There has been so much rage directed at Judge Thomas Gilbert over the past year for his two-toke misadventure at a Rolling Stones concert, but little or nothing has been said in the press about what‘s really wrong here: our harsh and misguided national policy on marijuana.
A pity, because there are no “bad“ people enmeshed in the marijuana issue, no matter which side of the bench they are on. What we do have, however, is a bad system that is desperately in need of reform.
As noted elsewhere in this issue, a Canadian Senate Committee on Illegal Drugs issued a 600-page report last year, urging the decriminalization of marijuana in that country. The committee‘s report debunked long-standing myths, such as the notion that marijuana is a gateway to hard drugs such as heroin, or that marijuana is addictive. Marijuana may be habit-forming along the same lines as Pepsi and cheeseburgers, but it certainly isn‘t addictive. And considering that virtually every American between the ages of 18 and 55 has smoked marijuana at some time -- including two American presidents, a vice president, the conservative mayor of New York and other luminaries -- then it seems unlikely that pot is the dangerous gateway its critics imagine. The whole nation would be heroin addicts under that logic.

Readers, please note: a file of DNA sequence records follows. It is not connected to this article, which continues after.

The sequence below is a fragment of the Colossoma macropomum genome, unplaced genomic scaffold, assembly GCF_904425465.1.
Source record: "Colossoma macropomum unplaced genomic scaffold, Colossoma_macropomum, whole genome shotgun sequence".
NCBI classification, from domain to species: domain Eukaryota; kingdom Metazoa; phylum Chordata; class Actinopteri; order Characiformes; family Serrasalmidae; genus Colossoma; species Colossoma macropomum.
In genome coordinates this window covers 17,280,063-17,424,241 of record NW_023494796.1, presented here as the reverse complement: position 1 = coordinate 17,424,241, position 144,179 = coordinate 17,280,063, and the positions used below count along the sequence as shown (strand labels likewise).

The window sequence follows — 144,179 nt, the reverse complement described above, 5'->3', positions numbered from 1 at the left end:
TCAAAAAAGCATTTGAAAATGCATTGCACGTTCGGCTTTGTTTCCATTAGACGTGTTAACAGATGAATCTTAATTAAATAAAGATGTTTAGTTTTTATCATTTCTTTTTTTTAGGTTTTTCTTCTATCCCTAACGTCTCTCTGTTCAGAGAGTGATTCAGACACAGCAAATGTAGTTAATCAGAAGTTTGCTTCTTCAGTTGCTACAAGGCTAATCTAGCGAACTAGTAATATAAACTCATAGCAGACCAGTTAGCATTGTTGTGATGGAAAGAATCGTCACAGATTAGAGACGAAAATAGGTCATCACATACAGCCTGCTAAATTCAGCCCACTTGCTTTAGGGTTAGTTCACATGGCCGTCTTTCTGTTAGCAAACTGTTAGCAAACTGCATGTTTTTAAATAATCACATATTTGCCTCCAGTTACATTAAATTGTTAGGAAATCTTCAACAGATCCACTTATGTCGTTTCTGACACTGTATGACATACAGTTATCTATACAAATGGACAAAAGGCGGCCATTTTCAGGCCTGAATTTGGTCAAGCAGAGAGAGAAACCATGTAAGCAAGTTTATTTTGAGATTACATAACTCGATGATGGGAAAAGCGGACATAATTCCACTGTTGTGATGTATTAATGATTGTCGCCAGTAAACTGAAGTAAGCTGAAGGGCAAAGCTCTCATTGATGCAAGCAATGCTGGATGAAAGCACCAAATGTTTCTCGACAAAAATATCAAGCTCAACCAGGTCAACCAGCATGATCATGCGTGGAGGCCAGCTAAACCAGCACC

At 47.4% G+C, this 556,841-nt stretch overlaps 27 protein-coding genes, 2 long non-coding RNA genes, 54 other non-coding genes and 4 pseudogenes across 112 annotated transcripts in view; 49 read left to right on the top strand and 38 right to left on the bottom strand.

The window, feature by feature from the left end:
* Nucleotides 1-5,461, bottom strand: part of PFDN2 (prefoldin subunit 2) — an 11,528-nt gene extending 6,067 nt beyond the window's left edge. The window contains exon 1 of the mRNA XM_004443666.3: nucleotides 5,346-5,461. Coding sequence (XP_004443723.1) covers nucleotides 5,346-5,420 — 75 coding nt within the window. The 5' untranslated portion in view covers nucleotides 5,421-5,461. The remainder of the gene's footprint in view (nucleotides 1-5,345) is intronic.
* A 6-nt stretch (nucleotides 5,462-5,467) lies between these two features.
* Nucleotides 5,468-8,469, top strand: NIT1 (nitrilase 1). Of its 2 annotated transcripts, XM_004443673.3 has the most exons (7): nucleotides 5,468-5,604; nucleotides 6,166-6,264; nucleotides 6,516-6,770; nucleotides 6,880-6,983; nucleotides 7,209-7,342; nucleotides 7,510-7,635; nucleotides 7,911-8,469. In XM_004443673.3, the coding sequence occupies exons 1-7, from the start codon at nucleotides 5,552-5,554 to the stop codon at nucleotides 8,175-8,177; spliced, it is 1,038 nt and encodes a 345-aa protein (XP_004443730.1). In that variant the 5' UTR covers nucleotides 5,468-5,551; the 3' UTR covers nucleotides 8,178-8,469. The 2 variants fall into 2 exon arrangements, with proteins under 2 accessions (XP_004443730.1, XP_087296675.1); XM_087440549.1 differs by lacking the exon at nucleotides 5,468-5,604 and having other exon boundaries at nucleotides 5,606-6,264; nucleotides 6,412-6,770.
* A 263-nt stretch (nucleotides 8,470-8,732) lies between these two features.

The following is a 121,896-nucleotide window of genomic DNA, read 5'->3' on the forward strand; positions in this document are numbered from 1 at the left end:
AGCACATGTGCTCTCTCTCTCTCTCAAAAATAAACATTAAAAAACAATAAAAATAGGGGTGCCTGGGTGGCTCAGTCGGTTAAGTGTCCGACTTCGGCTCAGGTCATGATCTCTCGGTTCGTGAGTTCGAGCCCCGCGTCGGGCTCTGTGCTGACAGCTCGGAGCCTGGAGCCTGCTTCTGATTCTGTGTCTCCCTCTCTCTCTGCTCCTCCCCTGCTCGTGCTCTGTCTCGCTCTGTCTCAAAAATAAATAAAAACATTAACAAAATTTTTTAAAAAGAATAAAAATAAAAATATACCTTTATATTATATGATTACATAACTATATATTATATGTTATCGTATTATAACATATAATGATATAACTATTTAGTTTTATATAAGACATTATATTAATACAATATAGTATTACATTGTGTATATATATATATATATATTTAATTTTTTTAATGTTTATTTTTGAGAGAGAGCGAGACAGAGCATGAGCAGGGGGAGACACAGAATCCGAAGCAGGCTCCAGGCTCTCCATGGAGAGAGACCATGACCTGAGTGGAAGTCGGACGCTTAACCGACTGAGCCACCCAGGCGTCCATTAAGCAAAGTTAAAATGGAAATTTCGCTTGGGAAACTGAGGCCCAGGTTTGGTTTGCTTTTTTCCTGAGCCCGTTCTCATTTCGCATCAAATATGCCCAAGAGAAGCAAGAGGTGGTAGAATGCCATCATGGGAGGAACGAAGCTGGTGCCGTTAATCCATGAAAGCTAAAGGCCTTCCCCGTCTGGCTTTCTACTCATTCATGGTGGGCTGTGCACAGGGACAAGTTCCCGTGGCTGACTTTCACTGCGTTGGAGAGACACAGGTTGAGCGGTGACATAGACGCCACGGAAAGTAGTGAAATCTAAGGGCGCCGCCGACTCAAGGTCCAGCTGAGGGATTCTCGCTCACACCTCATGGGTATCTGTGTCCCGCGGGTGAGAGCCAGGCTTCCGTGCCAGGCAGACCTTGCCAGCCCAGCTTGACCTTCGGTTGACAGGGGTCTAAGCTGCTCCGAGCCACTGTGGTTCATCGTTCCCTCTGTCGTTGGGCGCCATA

The irony of the Canadian Senate report is that its results are virtually the same as that of President Richard Nixon‘s own drug task force, delivered over 30 years ago.
Back in 1970, Nixon established the Shafer Commission officially known as the National Commission on Marihuana and Drug Abuse. According the the book, “Smoke and Mirrors,“ the commission included two senators and two congressmen from each party, the dean of a law school, the head of a mental health hospital and a retired Chicago police captain. Not exactly a bunch of stoners.